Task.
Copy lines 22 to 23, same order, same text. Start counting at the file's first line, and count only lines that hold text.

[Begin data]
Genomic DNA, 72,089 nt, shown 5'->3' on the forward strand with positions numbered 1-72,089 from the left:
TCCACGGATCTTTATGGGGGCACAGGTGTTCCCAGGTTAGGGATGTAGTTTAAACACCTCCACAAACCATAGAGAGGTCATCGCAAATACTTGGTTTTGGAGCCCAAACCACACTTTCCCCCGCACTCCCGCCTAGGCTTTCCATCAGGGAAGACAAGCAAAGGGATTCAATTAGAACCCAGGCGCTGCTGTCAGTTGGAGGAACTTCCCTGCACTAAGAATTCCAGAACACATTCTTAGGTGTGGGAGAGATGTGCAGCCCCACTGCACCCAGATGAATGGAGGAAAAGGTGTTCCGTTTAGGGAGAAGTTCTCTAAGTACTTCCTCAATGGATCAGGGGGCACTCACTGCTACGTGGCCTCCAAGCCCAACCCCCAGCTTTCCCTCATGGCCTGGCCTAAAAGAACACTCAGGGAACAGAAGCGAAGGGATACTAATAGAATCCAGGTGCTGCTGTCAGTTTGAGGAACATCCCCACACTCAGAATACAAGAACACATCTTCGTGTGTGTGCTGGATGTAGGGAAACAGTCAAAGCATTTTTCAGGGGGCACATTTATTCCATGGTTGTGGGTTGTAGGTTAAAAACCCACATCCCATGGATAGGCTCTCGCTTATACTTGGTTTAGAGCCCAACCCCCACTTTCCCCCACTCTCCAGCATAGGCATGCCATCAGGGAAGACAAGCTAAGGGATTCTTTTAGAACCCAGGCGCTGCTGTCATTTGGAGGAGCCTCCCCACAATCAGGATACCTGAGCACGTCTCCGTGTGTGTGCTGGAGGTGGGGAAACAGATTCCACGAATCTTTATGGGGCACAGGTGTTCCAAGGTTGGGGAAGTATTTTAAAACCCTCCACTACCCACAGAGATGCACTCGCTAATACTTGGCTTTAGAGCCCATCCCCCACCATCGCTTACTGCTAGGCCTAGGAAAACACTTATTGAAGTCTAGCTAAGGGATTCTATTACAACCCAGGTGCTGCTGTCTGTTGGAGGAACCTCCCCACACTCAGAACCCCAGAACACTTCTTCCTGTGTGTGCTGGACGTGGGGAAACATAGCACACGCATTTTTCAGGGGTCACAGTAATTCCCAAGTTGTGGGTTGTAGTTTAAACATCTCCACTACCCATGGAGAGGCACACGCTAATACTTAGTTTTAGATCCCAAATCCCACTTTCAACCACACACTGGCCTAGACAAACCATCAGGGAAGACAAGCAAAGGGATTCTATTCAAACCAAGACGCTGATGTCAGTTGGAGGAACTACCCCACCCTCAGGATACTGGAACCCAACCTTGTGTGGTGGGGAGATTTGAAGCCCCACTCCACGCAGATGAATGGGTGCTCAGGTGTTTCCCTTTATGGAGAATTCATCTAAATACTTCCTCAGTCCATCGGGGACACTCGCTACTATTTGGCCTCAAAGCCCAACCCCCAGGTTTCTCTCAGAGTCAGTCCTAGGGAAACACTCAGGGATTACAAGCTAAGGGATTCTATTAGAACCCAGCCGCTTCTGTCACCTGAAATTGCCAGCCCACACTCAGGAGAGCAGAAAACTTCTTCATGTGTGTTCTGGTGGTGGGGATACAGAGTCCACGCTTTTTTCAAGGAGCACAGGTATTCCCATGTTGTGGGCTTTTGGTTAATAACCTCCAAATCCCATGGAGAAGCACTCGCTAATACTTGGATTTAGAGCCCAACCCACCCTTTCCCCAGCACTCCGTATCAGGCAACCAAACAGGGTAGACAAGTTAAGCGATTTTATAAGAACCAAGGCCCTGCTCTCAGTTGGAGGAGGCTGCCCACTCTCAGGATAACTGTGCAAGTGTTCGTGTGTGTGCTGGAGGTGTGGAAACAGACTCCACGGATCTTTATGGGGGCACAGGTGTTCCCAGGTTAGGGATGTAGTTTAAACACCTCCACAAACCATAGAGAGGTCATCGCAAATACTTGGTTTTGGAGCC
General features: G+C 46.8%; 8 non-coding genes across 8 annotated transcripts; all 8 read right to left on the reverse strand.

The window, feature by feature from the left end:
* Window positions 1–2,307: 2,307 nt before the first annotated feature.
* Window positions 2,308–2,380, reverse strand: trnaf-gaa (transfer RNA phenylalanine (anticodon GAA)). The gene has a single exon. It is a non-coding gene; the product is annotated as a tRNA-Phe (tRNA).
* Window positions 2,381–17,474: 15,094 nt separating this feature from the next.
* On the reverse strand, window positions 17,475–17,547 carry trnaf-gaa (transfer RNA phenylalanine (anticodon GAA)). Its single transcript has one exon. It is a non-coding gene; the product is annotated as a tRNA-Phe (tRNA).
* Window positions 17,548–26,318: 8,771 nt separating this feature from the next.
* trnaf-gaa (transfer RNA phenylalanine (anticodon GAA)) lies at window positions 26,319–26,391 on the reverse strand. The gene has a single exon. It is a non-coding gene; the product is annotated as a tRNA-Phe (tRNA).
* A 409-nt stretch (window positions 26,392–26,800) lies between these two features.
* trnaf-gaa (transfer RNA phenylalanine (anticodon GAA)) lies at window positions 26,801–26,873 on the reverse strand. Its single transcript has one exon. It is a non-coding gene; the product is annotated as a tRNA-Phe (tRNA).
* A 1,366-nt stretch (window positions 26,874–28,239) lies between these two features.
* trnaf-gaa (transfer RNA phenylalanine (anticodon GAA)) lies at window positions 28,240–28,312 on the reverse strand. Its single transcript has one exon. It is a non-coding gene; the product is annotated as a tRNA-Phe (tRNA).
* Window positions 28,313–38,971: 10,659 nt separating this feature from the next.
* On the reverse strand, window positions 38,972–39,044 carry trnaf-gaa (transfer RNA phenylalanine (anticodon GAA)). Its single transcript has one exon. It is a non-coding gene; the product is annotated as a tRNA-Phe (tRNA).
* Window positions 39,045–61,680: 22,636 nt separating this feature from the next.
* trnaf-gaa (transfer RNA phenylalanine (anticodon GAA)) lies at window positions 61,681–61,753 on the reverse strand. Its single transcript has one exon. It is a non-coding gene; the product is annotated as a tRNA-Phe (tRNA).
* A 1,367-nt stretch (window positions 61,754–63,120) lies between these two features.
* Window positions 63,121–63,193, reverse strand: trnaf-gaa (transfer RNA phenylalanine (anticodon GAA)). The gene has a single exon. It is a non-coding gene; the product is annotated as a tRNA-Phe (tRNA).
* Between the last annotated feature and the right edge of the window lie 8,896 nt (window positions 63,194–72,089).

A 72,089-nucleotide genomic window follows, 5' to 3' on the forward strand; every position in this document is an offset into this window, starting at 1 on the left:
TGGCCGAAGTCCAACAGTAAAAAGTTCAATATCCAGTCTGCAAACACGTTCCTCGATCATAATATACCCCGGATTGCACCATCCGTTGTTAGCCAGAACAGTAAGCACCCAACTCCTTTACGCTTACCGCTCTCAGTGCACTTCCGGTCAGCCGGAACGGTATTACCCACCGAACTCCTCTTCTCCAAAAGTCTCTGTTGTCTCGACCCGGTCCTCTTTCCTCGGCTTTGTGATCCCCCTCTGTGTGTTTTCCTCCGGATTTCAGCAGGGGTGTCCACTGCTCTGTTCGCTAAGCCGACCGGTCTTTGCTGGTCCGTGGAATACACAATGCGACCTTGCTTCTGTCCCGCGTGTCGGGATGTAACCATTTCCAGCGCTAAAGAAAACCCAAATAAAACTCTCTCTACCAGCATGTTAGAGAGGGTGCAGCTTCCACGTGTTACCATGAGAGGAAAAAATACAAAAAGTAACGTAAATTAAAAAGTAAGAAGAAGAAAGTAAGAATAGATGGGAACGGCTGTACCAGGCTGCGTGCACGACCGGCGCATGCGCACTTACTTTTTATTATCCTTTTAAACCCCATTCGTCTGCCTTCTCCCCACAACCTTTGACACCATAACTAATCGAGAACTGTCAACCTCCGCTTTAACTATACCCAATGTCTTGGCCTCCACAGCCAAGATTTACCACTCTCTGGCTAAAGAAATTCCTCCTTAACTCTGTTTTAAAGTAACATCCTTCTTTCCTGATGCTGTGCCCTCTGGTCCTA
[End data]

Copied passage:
A 72,089-nucleotide genomic window follows, 5' to 3' on the forward strand; every position in this document is an offset into this window, starting at 1 on the left:
TGGCCGAAGTCCAACAGTAAAAAGTTCAATATCCAGTCTGCAAACACGTTCCTCGATCATAATATACCCCGGATTGCACCATCCGTTGTTAGCCAGAACAGTAAGCACCCAACTCCTTTACGCTTACCGCTCTCAGTGCACTTCCGGTCAGCCGGAACGGTATTACCCACCGAACTCCTCTTCTCCAAAAGTCTCTGTTGTCTCGACCCGGTCCTCTTTCCTCGGCTTTGTGATCCCCCTCTGTGTGTTTTCCTCCGGATTTCAGCAGGGGTGTCCACTGCTCTGTTCGCTAAGCCGACCGGTCTTTGCTGGTCCGTGGAATACACAATGCGACCTTGCTTCTGTCCCGCGTGTCGGGATGTAACCATTTCCAGCGCTAAAGAAAACCCAAATAAAACTCTCTCTACCAGCATGTTAGAGAGGGTGCAGCTTCCACGTGTTACCATGAGAGGAAAAAATACAAAAAGTAACGTAAATTAAAAAGTAAGAAGAAGAAAGTAAGAATAGATGGGAACGGCTGTACCAGGCTGCGTGCACGACCGGCGCATGCGCACTTACTTTTTATTATCCTTTTAAACCCCATTCGTCTGCCTTCTCCCCACAACCTTTGACACCATAACTAATCGAGAACTGTCAACCTCCGCTTTAACTATACCCAATGTCTTGGCCTCCACAGCCAAGATTTACCACTCTCTGGCTAAAGAAATTCCTCCTTAACTCTGTTTTAAAGTAACATCCTTCTTTCCTGATGCTGTGCCCTCTGGTCCTA